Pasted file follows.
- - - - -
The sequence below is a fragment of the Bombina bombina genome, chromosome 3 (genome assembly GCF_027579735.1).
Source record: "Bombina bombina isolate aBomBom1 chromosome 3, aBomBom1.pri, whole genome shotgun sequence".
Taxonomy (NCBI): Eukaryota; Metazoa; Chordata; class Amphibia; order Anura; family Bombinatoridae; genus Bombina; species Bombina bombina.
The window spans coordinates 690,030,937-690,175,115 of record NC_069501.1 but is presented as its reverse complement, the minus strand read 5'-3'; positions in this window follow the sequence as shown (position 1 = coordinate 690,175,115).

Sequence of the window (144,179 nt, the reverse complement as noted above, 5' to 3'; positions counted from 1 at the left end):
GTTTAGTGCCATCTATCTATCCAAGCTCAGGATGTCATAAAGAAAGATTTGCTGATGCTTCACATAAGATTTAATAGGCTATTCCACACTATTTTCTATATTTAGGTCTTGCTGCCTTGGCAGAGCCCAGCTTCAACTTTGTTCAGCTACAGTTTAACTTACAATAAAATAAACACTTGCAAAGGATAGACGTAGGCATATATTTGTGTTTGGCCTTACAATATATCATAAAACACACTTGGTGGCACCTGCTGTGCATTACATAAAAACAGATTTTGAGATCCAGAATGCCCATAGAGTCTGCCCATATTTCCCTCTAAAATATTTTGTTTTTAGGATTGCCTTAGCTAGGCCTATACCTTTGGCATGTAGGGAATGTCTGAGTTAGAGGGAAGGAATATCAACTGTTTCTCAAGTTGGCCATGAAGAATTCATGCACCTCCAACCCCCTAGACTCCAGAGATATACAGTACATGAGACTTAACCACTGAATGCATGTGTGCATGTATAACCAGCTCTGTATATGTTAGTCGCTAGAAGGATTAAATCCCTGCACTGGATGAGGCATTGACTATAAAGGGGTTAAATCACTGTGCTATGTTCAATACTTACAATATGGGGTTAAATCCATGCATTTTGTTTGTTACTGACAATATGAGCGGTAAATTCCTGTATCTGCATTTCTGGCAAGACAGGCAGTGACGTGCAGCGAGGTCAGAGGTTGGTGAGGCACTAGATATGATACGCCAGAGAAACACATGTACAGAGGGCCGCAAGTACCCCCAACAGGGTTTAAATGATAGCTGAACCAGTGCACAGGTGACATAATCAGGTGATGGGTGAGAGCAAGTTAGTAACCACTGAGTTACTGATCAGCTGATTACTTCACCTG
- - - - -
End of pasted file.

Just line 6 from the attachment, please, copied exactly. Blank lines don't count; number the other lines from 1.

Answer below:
GTTTAGTGCCATCTATCTATCCAAGCTCAGGATGTCATAAAGAAAGATTTGCTGATGCTTCACATAAGATTTAATAGGCTATTCCACACTATTTTCTATATTTAGGTCTTGCTGCCTTGGCAGAGCCCAGCTTCAACTTTGTTCAGCTACAGTTTAACTTACAATAAAATAAACACTTGCAAAGGATAGACGTAGGCATATATTTGTGTTTGGCCTTACAATATATCATAAAACACACTTGGTGGCACCTGCTGTGCATTACATAAAAACAGATTTTGAGATCCAGAATGCCCATAGAGTCTGCCCATATTTCCCTCTAAAATATTTTGTTTTTAGGATTGCCTTAGCTAGGCCTATACCTTTGGCATGTAGGGAATGTCTGAGTTAGAGGGAAGGAATATCAACTGTTTCTCAAGTTGGCCATGAAGAATTCATGCACCTCCAACCCCCTAGACTCCAGAGATATACAGTACATGAGACTTAACCACTGAATGCATGTGTGCATGTATAACCAGCTCTGTATATGTTAGTCGCTAGAAGGATTAAATCCCTGCACTGGATGAGGCATTGACTATAAAGGGGTTAAATCACTGTGCTATGTTCAATACTTACAATATGGGGTTAAATCCATGCATTTTGTTTGTTACTGACAATATGAGCGGTAAATTCCTGTATCTGCATTTCTGGCAAGACAGGCAGTGACGTGCAGCGAGGTCAGAGGTTGGTGAGGCACTAGATATGATACGCCAGAGAAACACATGTACAGAGGGCCGCAAGTACCCCCAACAGGGTTTAAATGATAGCTGAACCAGTGCACAGGTGACATAATCAGGTGATGGGTGAGAGCAAGTTAGTAACCACTGAGTTACTGATCAGCTGATTACTTCACCTG